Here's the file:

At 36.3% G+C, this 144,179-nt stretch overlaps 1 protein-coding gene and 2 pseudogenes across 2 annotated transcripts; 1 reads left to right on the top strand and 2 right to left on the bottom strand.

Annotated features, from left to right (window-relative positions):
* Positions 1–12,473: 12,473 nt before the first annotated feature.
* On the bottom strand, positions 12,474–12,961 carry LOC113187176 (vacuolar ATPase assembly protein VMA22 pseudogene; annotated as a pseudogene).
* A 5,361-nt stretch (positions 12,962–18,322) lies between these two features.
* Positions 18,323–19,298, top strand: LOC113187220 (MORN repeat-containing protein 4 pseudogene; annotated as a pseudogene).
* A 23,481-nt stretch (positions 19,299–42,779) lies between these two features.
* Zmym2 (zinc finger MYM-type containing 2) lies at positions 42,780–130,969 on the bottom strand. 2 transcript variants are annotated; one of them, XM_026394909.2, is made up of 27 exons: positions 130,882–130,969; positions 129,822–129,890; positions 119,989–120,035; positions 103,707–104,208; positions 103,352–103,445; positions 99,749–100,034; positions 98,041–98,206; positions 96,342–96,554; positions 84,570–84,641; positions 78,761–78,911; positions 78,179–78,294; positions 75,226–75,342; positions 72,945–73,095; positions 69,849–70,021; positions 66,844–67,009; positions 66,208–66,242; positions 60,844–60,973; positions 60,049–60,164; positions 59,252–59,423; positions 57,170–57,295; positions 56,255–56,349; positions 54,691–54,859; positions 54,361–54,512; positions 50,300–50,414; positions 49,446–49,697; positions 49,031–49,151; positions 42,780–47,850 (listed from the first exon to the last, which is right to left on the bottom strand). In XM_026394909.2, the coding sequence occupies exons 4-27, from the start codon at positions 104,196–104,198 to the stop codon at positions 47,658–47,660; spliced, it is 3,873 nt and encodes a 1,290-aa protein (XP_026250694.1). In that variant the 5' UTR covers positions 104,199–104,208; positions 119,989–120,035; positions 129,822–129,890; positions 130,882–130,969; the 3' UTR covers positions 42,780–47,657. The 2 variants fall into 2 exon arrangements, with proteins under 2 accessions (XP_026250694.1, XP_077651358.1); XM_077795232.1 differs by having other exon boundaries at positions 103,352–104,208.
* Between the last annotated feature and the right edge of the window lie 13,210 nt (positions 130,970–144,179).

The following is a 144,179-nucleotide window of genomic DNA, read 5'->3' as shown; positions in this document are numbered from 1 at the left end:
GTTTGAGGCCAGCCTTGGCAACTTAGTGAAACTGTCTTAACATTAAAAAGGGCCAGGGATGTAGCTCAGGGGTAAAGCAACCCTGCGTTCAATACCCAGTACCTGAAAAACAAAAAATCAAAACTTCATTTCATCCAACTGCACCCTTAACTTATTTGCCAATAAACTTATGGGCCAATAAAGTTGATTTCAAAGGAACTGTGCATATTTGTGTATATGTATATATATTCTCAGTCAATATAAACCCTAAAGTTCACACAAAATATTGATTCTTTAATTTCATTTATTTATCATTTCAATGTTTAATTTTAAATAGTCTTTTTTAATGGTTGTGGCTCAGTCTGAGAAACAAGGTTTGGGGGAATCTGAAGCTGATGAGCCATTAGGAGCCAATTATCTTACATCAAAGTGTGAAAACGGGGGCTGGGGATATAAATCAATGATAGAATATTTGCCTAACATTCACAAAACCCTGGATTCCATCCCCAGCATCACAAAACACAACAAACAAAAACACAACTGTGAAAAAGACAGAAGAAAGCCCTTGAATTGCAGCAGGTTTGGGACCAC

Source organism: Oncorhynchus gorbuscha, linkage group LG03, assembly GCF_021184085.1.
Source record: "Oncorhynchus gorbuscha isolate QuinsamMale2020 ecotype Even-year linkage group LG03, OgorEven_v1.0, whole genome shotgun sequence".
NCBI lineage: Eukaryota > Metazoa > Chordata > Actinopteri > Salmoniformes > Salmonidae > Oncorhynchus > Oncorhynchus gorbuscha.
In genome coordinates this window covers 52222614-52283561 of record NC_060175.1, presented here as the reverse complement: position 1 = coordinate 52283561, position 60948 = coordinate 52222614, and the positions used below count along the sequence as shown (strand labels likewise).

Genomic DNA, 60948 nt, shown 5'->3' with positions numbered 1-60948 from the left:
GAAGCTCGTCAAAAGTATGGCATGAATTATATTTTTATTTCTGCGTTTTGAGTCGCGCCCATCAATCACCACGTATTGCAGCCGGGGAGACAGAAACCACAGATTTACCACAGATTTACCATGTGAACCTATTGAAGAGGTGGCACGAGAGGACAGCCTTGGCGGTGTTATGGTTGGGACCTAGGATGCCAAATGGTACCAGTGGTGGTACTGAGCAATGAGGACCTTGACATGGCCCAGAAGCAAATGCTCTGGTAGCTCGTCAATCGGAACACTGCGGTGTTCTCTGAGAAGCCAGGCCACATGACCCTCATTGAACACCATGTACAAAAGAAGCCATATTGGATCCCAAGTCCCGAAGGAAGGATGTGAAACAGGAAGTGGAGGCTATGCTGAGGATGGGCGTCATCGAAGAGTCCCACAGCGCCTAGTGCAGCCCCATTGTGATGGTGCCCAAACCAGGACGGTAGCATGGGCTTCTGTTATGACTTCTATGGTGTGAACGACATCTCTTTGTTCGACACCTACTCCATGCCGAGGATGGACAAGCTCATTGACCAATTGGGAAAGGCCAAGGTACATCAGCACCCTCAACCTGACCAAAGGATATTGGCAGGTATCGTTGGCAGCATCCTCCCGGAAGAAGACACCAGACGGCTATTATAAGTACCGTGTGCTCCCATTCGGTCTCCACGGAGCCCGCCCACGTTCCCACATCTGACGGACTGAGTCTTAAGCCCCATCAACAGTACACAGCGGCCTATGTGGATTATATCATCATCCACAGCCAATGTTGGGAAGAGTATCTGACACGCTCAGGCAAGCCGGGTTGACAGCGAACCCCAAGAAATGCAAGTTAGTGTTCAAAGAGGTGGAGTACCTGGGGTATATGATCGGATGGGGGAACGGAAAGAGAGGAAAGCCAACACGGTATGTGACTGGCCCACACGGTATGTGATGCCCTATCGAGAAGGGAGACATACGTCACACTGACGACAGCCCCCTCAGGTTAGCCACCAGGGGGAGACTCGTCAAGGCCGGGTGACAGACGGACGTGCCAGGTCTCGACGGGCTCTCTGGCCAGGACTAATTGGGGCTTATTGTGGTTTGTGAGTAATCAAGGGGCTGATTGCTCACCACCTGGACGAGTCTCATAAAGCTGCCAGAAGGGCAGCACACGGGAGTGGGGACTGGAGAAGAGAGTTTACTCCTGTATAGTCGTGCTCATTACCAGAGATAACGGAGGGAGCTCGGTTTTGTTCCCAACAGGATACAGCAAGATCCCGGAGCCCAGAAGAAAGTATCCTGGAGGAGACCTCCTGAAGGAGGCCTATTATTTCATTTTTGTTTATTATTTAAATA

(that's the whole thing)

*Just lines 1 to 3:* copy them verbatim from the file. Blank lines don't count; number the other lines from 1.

At 36.3% G+C, this 144,179-nt stretch overlaps 1 protein-coding gene and 2 pseudogenes across 2 annotated transcripts; 1 reads left to right on the top strand and 2 right to left on the bottom strand.

Annotated features, from left to right (window-relative positions):
* Positions 1–12,473: 12,473 nt before the first annotated feature.